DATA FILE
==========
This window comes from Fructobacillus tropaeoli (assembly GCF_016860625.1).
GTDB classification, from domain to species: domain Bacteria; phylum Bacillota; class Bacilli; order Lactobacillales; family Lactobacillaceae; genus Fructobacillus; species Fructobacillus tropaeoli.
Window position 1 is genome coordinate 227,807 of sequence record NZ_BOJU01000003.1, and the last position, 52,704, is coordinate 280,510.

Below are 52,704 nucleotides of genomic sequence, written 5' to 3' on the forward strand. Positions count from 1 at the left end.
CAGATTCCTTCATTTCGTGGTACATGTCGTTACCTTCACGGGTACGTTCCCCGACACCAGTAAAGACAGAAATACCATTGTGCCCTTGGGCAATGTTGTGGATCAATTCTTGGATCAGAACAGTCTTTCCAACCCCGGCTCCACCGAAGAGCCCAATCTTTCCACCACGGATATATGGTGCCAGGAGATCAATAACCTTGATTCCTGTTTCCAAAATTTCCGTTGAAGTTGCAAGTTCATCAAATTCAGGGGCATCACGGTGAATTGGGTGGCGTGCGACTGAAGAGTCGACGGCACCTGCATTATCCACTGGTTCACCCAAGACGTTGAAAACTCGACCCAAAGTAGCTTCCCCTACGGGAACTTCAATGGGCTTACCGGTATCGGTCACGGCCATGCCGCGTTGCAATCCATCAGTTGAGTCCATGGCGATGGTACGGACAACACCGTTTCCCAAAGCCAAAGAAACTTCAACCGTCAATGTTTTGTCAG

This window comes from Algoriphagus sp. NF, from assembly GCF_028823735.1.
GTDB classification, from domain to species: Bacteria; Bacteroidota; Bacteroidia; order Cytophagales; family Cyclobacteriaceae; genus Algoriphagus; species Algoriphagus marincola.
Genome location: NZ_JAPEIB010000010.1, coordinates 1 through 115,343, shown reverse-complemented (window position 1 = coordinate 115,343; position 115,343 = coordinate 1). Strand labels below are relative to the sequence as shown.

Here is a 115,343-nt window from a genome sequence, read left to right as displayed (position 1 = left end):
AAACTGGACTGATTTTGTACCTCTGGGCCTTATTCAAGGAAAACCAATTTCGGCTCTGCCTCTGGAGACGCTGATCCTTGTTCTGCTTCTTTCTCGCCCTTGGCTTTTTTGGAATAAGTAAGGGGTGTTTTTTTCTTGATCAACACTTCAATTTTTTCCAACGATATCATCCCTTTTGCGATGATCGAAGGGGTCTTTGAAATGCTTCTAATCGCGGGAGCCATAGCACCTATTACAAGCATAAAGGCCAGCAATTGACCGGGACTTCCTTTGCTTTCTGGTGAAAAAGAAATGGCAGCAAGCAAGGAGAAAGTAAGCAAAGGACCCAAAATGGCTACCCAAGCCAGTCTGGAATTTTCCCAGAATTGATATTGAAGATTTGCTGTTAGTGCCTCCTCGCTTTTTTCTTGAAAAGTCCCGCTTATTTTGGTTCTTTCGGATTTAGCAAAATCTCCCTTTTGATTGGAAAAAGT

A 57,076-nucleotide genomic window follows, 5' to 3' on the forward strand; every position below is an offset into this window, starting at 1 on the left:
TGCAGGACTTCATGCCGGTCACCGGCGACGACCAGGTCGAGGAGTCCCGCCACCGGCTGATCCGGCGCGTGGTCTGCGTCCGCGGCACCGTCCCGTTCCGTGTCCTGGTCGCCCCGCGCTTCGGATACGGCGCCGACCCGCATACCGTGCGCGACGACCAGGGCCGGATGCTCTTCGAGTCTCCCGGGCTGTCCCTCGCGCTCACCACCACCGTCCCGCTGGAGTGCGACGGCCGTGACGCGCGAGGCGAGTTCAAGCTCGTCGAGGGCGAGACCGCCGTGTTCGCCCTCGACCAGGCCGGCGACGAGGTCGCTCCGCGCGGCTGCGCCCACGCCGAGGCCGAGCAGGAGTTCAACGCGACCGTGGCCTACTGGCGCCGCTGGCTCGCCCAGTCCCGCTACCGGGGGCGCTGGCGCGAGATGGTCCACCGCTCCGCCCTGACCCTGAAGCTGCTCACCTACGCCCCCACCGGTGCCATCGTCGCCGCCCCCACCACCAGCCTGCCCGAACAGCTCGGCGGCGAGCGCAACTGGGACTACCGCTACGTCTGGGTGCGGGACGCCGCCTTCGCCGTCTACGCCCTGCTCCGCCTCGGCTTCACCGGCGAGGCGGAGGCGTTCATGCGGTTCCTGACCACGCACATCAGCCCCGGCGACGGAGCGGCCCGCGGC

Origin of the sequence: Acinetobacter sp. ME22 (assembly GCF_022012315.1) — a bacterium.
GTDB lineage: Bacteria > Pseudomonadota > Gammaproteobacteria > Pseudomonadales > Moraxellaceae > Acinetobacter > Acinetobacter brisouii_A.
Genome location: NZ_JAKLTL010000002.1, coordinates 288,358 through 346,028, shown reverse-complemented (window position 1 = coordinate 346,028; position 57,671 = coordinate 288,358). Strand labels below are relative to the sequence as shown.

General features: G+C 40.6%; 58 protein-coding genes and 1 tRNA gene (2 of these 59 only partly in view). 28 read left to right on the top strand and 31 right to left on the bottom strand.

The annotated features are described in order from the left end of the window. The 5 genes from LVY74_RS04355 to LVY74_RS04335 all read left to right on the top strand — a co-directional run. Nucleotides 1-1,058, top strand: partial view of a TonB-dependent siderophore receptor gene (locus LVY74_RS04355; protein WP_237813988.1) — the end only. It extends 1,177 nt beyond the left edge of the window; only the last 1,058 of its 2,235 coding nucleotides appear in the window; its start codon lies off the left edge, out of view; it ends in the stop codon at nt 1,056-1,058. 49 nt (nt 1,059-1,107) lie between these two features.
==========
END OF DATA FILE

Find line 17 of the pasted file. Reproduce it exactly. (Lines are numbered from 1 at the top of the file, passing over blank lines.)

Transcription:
The annotated features are described in order from the left end of the window. The 5 genes from LVY74_RS04355 to LVY74_RS04335 all read left to right on the top strand — a co-directional run. Nucleotides 1-1,058, top strand: partial view of a TonB-dependent siderophore receptor gene (locus LVY74_RS04355; protein WP_237813988.1) — the end only. It extends 1,177 nt beyond the left edge of the window; only the last 1,058 of its 2,235 coding nucleotides appear in the window; its start codon lies off the left edge, out of view; it ends in the stop codon at nt 1,056-1,058. 49 nt (nt 1,059-1,107) lie between these two features.